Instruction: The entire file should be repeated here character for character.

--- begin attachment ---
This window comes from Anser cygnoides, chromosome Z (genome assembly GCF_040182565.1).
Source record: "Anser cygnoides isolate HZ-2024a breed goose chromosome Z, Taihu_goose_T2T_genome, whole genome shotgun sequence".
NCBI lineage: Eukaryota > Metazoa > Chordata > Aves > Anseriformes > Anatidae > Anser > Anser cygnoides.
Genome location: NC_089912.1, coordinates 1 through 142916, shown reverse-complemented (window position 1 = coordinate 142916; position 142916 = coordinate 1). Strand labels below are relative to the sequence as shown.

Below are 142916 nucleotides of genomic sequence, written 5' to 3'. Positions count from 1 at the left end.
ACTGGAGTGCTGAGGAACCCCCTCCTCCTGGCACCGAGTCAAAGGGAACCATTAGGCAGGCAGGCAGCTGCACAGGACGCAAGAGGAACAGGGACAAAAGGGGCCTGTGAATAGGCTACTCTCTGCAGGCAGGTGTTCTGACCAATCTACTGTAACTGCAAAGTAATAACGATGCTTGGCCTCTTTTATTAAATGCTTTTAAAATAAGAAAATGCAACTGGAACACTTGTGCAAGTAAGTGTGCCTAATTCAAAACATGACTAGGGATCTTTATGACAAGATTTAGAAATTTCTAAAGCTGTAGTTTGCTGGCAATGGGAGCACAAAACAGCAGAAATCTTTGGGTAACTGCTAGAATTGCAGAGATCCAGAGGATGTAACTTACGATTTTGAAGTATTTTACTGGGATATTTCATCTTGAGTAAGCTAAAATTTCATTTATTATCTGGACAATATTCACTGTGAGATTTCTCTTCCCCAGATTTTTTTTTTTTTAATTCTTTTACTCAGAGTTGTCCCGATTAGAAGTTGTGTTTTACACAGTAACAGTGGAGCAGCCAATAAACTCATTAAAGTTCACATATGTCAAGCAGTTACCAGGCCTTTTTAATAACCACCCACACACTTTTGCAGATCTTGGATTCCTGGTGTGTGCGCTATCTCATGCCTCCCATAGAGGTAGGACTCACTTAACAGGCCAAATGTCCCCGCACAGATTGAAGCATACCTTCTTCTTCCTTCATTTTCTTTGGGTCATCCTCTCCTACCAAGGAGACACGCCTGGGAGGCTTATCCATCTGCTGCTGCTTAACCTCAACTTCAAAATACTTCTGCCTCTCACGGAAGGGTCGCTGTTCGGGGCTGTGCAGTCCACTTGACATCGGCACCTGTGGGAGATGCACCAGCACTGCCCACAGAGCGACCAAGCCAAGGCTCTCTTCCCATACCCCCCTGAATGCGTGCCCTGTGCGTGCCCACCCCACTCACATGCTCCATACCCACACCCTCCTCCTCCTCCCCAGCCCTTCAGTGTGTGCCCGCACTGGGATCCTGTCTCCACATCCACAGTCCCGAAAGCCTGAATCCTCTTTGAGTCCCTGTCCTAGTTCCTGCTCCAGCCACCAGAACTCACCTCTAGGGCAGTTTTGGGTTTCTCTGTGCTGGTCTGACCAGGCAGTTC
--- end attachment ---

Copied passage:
This window comes from Anser cygnoides, chromosome Z (genome assembly GCF_040182565.1).
Source record: "Anser cygnoides isolate HZ-2024a breed goose chromosome Z, Taihu_goose_T2T_genome, whole genome shotgun sequence".
NCBI lineage: Eukaryota > Metazoa > Chordata > Aves > Anseriformes > Anatidae > Anser > Anser cygnoides.
Genome location: NC_089912.1, coordinates 1 through 142916, shown reverse-complemented (window position 1 = coordinate 142916; position 142916 = coordinate 1). Strand labels below are relative to the sequence as shown.

Below are 142916 nucleotides of genomic sequence, written 5' to 3'. Positions count from 1 at the left end.
ACTGGAGTGCTGAGGAACCCCCTCCTCCTGGCACCGAGTCAAAGGGAACCATTAGGCAGGCAGGCAGCTGCACAGGACGCAAGAGGAACAGGGACAAAAGGGGCCTGTGAATAGGCTACTCTCTGCAGGCAGGTGTTCTGACCAATCTACTGTAACTGCAAAGTAATAACGATGCTTGGCCTCTTTTATTAAATGCTTTTAAAATAAGAAAATGCAACTGGAACACTTGTGCAAGTAAGTGTGCCTAATTCAAAACATGACTAGGGATCTTTATGACAAGATTTAGAAATTTCTAAAGCTGTAGTTTGCTGGCAATGGGAGCACAAAACAGCAGAAATCTTTGGGTAACTGCTAGAATTGCAGAGATCCAGAGGATGTAACTTACGATTTTGAAGTATTTTACTGGGATATTTCATCTTGAGTAAGCTAAAATTTCATTTATTATCTGGACAATATTCACTGTGAGATTTCTCTTCCCCAGATTTTTTTTTTTTTAATTCTTTTACTCAGAGTTGTCCCGATTAGAAGTTGTGTTTTACACAGTAACAGTGGAGCAGCCAATAAACTCATTAAAGTTCACATATGTCAAGCAGTTACCAGGCCTTTTTAATAACCACCCACACACTTTTGCAGATCTTGGATTCCTGGTGTGTGCGCTATCTCATGCCTCCCATAGAGGTAGGACTCACTTAACAGGCCAAATGTCCCCGCACAGATTGAAGCATACCTTCTTCTTCCTTCATTTTCTTTGGGTCATCCTCTCCTACCAAGGAGACACGCCTGGGAGGCTTATCCATCTGCTGCTGCTTAACCTCAACTTCAAAATACTTCTGCCTCTCACGGAAGGGTCGCTGTTCGGGGCTGTGCAGTCCACTTGACATCGGCACCTGTGGGAGATGCACCAGCACTGCCCACAGAGCGACCAAGCCAAGGCTCTCTTCCCATACCCCCCTGAATGCGTGCCCTGTGCGTGCCCACCCCACTCACATGCTCCATACCCACACCCTCCTCCTCCTCCCCAGCCCTTCAGTGTGTGCCCGCACTGGGATCCTGTCTCCACATCCACAGTCCCGAAAGCCTGAATCCTCTTTGAGTCCCTGTCCTAGTTCCTGCTCCAGCCACCAGAACTCACCTCTAGGGCAGTTTTGGGTTTCTCTGTGCTGGTCTGACCAGGCAGTTC